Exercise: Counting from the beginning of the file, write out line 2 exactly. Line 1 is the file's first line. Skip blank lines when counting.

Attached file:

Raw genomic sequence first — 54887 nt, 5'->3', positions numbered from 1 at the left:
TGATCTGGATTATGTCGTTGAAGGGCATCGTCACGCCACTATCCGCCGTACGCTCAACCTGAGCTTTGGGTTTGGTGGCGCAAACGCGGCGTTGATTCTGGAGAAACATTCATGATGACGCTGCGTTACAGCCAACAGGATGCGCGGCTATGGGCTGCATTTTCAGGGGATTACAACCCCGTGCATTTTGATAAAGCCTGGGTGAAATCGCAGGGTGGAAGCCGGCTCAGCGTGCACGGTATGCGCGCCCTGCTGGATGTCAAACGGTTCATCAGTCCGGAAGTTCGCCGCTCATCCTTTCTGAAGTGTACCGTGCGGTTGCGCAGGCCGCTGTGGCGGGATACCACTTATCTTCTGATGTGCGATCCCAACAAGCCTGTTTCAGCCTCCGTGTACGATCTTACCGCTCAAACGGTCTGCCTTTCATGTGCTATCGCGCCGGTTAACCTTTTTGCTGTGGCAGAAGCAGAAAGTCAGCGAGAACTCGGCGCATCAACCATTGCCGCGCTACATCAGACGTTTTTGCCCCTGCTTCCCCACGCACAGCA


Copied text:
TGATCTGGATTATGTCGTTGAAGGGCATCGTCACGCCACTATCCGCCGTACGCTCAACCTGAGCTTTGGGTTTGGTGGCGCAAACGCGGCGTTGATTCTGGAGAAACATTCATGATGACGCTGCGTTACAGCCAACAGGATGCGCGGCTATGGGCTGCATTTTCAGGGGATTACAACCCCGTGCATTTTGATAAAGCCTGGGTGAAATCGCAGGGTGGAAGCCGGCTCAGCGTGCACGGTATGCGCGCCCTGCTGGATGTCAAACGGTTCATCAGTCCGGAAGTTCGCCGCTCATCCTTTCTGAAGTGTACCGTGCGGTTGCGCAGGCCGCTGTGGCGGGATACCACTTATCTTCTGATGTGCGATCCCAACAAGCCTGTTTCAGCCTCCGTGTACGATCTTACCGCTCAAACGGTCTGCCTTTCATGTGCTATCGCGCCGGTTAACCTTTTTGCTGTGGCAGAAGCAGAAAGTCAGCGAGAACTCGGCGCATCAACCATTGCCGCGCTACATCAGACGTTTTTGCCCCTGCTTCCCCACGCACAGCA